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This article is taken from PN Review 41, Volume 11 Number 3, January - February 1985.

New Zealand: Pocket of Poetry Elizabeth Smither

Just recently I suggested to a friend that it might be good for the longer poem in New Zealand if certain of our poets, perhaps the fittest, went on sponsored walking tours. These university appointments are rather static and the appeal of the knapsack and the gnarled stick and stopping to look at the 'flower in a crannied wall', though that might be a short poem, could produce some interesting results. Because I feel this is the next thing that is going to be tackled in New Zealand poetry. I've been practising it a little myself, in secret, like someone trying to turn sheets.

This is a facetious beginning but not untruthful. New Zealand poetry today does have a remarkable willingness to turn its hand to anything and to try any combination. I can hear some of the first holders of the Wordsworth Walking Scholarship saying: Why not a series of short poems linked by the idea of the walk itself, why not a series of haiku that goes on for twenty pages? Why does a long poem have to be long in form when it only need be long in philosophy? We are a practical nation of theory-splitters.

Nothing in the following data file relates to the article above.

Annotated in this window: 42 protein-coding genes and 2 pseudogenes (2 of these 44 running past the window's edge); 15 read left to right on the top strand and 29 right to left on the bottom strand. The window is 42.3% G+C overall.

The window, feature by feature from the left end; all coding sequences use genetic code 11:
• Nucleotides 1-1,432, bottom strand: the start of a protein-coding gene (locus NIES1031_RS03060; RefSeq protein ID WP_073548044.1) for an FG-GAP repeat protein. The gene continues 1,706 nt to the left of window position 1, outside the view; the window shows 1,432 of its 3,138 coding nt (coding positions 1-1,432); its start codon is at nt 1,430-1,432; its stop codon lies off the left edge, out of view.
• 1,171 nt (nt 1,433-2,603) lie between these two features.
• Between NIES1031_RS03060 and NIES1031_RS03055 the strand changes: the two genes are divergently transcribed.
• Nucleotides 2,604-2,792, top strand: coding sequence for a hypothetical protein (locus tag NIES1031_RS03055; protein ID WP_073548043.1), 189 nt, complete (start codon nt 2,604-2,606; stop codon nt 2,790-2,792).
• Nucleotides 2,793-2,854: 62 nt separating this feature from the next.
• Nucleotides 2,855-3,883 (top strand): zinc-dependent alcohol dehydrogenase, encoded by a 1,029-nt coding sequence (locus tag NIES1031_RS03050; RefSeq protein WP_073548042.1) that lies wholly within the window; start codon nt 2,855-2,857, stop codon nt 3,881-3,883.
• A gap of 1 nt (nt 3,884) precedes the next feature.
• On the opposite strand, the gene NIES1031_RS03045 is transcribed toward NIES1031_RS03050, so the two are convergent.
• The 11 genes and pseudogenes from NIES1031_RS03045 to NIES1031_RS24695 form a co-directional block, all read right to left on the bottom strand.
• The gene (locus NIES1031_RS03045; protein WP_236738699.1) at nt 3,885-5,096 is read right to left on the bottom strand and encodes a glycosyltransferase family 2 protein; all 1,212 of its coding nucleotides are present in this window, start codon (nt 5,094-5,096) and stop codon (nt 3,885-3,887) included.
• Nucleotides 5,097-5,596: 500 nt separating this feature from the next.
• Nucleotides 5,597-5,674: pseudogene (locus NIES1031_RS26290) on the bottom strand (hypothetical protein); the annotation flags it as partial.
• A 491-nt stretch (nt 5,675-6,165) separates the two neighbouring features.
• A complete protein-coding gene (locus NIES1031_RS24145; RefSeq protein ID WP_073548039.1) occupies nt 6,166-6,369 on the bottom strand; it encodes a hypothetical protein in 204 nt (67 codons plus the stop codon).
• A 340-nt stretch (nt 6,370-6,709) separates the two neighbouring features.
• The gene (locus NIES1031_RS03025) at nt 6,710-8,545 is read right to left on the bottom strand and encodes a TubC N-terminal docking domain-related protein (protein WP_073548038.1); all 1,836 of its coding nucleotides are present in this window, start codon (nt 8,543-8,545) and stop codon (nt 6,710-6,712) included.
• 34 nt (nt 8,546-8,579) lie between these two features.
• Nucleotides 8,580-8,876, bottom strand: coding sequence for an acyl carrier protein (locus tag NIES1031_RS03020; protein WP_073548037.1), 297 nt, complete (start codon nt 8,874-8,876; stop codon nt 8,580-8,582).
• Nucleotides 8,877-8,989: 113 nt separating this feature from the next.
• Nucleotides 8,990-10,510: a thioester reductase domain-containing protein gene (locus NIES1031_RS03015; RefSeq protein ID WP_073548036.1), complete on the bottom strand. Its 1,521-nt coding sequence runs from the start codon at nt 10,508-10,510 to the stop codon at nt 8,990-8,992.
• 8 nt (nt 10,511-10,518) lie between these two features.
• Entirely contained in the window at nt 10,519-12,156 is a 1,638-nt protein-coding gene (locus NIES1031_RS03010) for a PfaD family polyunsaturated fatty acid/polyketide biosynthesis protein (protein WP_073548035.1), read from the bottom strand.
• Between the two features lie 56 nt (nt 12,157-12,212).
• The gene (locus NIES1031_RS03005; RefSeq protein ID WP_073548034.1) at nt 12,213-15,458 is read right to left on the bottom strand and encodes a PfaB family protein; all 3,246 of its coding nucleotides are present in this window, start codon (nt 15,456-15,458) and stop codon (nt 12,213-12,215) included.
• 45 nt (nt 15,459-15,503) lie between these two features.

Sometimes trying to account for this kind of pragmatism I imagine myself what must have happened on the voyages out: a kind of endearing loss. A loosening of stanzas, like teeth loosened after a fall. The crannied flower with no wall to grow in. 'They are ...


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